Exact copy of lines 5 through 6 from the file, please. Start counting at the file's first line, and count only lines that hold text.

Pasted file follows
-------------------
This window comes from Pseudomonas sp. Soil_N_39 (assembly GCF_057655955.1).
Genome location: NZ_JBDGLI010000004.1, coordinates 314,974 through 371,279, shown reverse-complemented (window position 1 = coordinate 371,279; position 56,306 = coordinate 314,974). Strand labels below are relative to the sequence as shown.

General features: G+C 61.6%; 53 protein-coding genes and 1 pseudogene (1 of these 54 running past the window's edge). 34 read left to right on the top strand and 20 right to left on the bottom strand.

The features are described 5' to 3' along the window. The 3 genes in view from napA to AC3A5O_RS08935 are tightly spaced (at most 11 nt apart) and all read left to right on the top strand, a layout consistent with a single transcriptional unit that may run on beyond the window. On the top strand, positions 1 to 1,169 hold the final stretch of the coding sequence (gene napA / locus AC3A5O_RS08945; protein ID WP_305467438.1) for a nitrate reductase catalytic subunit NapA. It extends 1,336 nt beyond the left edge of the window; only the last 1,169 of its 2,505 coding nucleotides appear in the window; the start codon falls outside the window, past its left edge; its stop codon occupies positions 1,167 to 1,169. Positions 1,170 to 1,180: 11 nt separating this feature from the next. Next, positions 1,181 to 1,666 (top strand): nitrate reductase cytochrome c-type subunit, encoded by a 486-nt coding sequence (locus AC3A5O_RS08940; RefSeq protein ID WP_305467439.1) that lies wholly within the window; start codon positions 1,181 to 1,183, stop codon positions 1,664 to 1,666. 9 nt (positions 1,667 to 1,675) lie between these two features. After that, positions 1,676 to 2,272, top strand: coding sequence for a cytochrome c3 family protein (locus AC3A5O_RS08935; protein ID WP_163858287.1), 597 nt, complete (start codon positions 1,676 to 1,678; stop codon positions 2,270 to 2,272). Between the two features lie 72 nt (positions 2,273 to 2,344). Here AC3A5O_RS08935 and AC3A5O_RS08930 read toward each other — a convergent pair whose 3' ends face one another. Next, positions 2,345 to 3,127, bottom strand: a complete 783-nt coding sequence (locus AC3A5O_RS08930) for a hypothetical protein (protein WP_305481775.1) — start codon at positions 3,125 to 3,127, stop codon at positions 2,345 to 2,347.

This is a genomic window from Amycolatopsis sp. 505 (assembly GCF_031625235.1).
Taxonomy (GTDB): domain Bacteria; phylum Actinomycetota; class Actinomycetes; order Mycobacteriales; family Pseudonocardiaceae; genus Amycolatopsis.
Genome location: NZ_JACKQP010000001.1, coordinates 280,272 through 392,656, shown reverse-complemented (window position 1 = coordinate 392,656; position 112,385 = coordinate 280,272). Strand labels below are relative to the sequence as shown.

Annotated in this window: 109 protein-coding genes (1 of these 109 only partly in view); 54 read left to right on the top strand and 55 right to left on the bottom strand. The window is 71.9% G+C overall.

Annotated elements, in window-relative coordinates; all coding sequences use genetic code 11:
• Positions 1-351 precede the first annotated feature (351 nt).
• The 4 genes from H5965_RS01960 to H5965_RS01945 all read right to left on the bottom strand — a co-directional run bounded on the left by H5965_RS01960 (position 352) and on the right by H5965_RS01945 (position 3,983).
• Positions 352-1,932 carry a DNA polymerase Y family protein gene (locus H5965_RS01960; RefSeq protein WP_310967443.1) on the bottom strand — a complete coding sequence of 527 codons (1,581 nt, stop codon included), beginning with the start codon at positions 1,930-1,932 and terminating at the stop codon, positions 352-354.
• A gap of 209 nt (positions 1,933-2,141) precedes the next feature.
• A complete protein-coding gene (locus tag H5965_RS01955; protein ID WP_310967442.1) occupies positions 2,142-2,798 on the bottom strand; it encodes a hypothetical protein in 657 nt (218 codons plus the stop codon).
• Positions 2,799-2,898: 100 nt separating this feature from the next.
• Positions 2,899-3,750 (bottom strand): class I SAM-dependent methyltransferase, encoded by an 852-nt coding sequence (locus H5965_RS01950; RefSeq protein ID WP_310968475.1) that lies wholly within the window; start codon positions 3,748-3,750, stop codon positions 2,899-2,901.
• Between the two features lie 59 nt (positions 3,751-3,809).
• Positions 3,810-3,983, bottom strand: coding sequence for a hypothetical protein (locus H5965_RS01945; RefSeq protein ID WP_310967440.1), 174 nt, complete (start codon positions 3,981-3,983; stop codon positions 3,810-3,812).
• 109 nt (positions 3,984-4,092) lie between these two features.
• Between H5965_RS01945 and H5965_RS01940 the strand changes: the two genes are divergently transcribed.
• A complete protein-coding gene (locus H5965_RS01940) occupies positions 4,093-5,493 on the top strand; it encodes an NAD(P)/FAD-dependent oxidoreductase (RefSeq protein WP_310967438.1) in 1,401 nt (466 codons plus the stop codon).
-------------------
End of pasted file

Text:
This is a genomic window from Amycolatopsis sp. 505 (assembly GCF_031625235.1).
Taxonomy (GTDB): domain Bacteria; phylum Actinomycetota; class Actinomycetes; order Mycobacteriales; family Pseudonocardiaceae; genus Amycolatopsis.